3. Dralle H, Sekulla C, Haerting J, et al. Risk factors of paralysis and functional outcome after recurrent laryngeal nerve monitoring in thyroid surgery. Surgery. 2004;136(6):1310-22.        [ Links ]

4. Song P, Shemen L. Electrophysiologic laryngeal nerve monitoring in high-risk thyroid surgery. Ear Nose Throat J. 2005;84(6):378-81.        [ Links ]

5. Yarbrough DE, Thompson GB, Kasperbauer JL, Harper CM, Grant CS. Intraoperative electromyographic monitoring of the recurrent laryngeal nerve in reoperative thyroid and parathyroid surgery. Surgery. 2004;136(6):1107-15.        [ Links ]

6. Snyder SK, Hendricks JC. Intraoperative neurophysiology testing of the recurrent laryngeal nerve: plaudits and pitfalls. Surgery. 2005;138(6):1183-91; discussion 1191-2.        [ Links ]

7. Eisele DW. Intraoperative electrophysiologic monitoring of the recurrent laryngeal nerve. Laryngoscope. 1996;106(4):443-9.        [ Links ]

8. Thomusch O, Sekulla C, Walls G, Machens A, Dralle H. Intraoperative neuromonitoring of surgery for benign goiter. Am J Surg. 2002;183(6):673-8.        [ Links ]

9. Beldi G, Kinsbergen T, Schlumpf R. Evaluation of intraoperative recurrent nerve monitoring in thyroid surgery. World J Surg. 2004;28(6):589-91.        [ Links ]

10. de Pedro Netto I, Fae A, Vartanian JG, et al. Voice and vocal self-assessment after thyreoidectomy. Head Neck. 2006;28(12):1106-14.        [ Links ]

11. Kern KA. Medicolegal analysis of errors in diagnosis and treatment of surgical endocrine disease. Surgery. 1993;114(6):1167-73; discussion 1173-4.        [ Links ]

12. Gonçalves Filho J, Kowalski LP. Surgical complications after thyroid surgery performed in a cancer hospital. Otolaryngol Head Neck Surg. 2005;132(3):490-4.        [ Links ]

13. Bergamaschi R, Becouarn G, Ronceray J, Arnaud JP. Morbidity of thyroid surgery. Am J Surg. 1998;176(1):71-5.        [ Links ]

14. Zambudio AR, Rodríguez J, Riquelme J, Soria T, Canteras M, Parrilla P. Prospective study of postoperative complications after total thyroidectomy for multinodular goiters by surgeons with experience in endocrine surgery. Ann Surg. 2004;240(1):18-25.        [ Links ]

15. Hermann M, Hellebart C, Freissmuth M. Neuromonitoring in thyroid surgery: prospective evaluation of intraoperative electrophysiological responses for the prediction of recurrent laryngeal nerve injury. Ann Surg. 2004;240(1):9-17.        [ Links ]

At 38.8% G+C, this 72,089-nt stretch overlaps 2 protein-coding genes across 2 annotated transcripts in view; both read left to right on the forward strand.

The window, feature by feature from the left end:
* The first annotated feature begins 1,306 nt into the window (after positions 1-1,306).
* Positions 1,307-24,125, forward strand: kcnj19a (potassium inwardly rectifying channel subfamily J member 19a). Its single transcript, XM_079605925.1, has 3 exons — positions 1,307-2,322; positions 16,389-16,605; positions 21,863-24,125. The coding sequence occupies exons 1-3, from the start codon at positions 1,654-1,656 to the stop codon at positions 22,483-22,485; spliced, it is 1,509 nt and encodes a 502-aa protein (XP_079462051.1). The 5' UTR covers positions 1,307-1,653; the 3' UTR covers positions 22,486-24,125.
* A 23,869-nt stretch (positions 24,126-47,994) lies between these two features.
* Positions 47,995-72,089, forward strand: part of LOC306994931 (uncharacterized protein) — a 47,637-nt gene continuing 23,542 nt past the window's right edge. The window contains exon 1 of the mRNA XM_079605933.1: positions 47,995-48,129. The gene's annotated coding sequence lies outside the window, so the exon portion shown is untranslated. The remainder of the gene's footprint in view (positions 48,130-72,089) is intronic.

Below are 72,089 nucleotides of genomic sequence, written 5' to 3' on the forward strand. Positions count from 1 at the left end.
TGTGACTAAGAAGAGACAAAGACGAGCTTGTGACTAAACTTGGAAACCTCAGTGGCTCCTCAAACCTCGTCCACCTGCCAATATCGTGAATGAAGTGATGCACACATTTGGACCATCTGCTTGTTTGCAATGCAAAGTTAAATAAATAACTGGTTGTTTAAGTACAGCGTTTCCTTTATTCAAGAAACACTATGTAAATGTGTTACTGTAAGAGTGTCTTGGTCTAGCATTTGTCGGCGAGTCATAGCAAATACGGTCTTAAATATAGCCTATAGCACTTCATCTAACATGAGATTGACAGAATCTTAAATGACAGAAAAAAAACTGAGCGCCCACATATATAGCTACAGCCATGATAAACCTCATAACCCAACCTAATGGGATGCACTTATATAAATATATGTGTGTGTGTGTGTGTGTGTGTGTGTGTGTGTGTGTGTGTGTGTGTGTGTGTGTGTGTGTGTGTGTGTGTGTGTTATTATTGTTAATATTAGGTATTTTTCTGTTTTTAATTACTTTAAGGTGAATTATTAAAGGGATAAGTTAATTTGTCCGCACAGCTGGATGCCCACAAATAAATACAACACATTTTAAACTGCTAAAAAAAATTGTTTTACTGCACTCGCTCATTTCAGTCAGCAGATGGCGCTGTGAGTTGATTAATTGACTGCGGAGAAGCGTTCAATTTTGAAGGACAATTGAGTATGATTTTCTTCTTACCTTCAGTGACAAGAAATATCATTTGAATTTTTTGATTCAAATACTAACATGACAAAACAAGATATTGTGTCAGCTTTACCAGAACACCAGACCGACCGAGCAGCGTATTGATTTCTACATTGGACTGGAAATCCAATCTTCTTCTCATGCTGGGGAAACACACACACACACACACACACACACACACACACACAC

16. Udelsman R. Experience counts. Ann Surg. 2004;240(1):26-7.        [ Links ]

17. Sosa JA, Bowman HM, Tielsch JM, Powe NR, Gordon TA, Udelsman R. The importance of surgeon experience for clinical and economic outcomes from thyroidectomy. Ann Surg. 1998;228(3):320-30.        [ Links ]

 

 

Address for correspondence:
José Guilherme Vartanian
Cirurgia de Cabeça e Pescoço e Departamento de Otorrinolaringologia
Hospital A. C. Camargo (Hospital do Câncer)
Rua Professor Antônio Prudente, 211
São Paulo (SP) – Brasil – CEP 01509-900
Tel. (+55 11) 3341-0325 – Fax. (+55 11) 3277-6789
E-mail: jgvartanian@uol.com.br

Sources of funding: Not declared
Conflict of interest: None
Date of first submission: September 26, 2006
Last received: November 13, 2006
Accepted: May 23, 2007

 

 

AUTHOR INFORMATION

Irene de Pedro Netto, MSc. Speech and Swallowing Rehabilitation Department, Hospital A. C. Camargo (Hospital do Câncer), São Paulo, Brazil.
Jose Guilherme Vartanian, MD. Head and Neck Surgery and Otorhinolaryngology Department, Hospital A. C. Camargo (Hospital do Câncer), São Paulo, Brazil.
Pablo Rodrigo Rocha Ferraz. Speech and Swallowing Rehabilitation Department, Hospital A. C. Camargo (Hospital do Câncer), São Paulo, Brazil.
Priscila Salgado. Speech and Swallowing Rehabilitation Department, Hospital A. C. Camargo (Hospital do Câncer), São Paulo, Brazil.
Juliana Bueno Meirelles de Azevedo. Speech and Swallowing Rehabilitation Department, Hospital A. C. Camargo (Hospital do Câncer), São Paulo, Brazil.
Ronaldo Nunes Toledo, MD. Head and Neck Surgery and Otorhinolaryngology Department, Hospital A. C. Camargo (Hospital do Câncer), São Paulo, Brazil.
José Ricardo Gurgel Testa, MD, PhD. Head and Neck Surgery and Otorhinolaryngology Department, Hospital A. C. Camargo (Hospital do Câncer), São Paulo, Brazil
Elisabete Carrara-de-Angelis, PhD. Speech and Swallowing Rehabilitation Department, Hospital A. C. Camargo (Hospital do Câncer), São Paulo, Brazil
Luiz Paulo Kowalski, MD, PhD. Head and Neck Surgery and Otorhinolaryngology Department, Hospital A. C. Camargo (Hospital do Câncer), São Paulo, Brazil.